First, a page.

I've started to ramble now so I think I'm going to end my post here. I really hope someone with more experience comes to help you out but for now I hope your little one makes a good recover and that you can find a way to make him feel better. :)
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Apr 05 2019
10:14:46 AM
Leela Goofy Gorillatoes Gliderpedia Editor Visit Leela's Photo Album Leela's Journal 2902 Posts
I've given more glider "baths" than I can count for medical reasons, Melonleaf is correct and gave some pretty good advice.


I would NOT suggest a ecollar because of the location of his wound. Any wounds around the neck area do not use a cone/ecollar.

Before you do a bath trim the nails! I don't care how docile they are you want to trim the nails first. Wear a tank top or short sleeve shirt do NOT give him added traction especially if your doing this by yourself. I realize at 13 he's probably pretty mellow and slower than younger gliders but water may wake him up a bit

You don't want the water to warm or to cold, test it on your wrist as you would a baby bottle. You want it close to your own body temperature. Just a dab of dawn original dish soap a little goes a long way. You want to make sure you rinse really well.

Have everything you need easy to reach.

You want to give the bath with running water, do NOT fill the sink! allow it to drain but make sure to prevent the glider access to the drain.

Once the water is at the right temp hold the glider at an angle like this / with the gliders head away from the water and let the water run from the back of the head down.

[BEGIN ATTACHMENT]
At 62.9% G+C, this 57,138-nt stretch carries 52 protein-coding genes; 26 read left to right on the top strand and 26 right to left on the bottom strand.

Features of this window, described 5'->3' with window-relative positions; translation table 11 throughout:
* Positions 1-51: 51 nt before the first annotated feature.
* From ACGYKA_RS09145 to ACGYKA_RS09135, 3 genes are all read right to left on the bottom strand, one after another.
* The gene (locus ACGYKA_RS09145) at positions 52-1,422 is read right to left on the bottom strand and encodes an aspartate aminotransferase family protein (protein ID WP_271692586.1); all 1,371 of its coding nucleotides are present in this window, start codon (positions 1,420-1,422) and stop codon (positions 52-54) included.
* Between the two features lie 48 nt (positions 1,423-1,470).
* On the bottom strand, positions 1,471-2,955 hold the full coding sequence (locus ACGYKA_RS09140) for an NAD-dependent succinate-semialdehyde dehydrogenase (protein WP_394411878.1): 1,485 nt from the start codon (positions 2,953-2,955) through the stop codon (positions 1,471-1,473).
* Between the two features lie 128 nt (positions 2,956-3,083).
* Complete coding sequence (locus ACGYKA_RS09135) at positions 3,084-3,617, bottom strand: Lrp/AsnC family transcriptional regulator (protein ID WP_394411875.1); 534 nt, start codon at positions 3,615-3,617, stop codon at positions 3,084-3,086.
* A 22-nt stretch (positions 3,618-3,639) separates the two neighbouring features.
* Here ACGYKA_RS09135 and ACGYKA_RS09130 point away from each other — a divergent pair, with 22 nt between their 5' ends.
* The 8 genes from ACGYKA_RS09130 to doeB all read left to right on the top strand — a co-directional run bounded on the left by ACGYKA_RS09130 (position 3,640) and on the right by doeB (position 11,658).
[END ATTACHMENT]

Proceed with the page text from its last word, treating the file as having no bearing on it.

Let the glider hold on to you and YOU support the glider instead of you holding the glider... Let his/her back feet hold on to your left hand as you support his upper body with your right or vice versa if your left handed, this makes them feel more stable. This will also help you keep him slanted and have more control because your not trying to control his feet.

Once wet remove him from the running water but leave it running, dab a drop of dawn on him and lather him up from the neck down don't rub right on the wound but don't worry if the soap gets on the wound it won't hurt him.

To free up your dominant hand to lather him up let him hold onto the faucet with his front feet while still supporting his back feet with your other hand he will keep his own head out of the water this way and it'll be easier to return your dominant hand and unfoot him from the facet to rinse. Just simply put your finger under his front feet and lift his feet off and let him hang on again.

Rinse well!! put him back under the water at angle as you did the first time. Now he knowssssss whats happening and may not be so mellow.


I found pajama bottoms the easiest way to dry them... I know it sounds weird but old worn pajama's are very absorbent and you have a tunnel you can tie off the bottom of the pant leg or tuck it in the other pant leg for a bigger tunnel loop. When the glider moves through the tunnel they are going onto/into dry fabric that wicks away the wetness from the glider. This method also keeps them completely covered and safe from any cool drafts. As he tunnels cup your hand over him using dry patches of material to gently rub him dry.

I don't like using towels because the material is looped and it takes foreverrrrr to dry them. Tshirts or pajama bottoms are def easier and dry faster more thoroughly because they wick moisture away.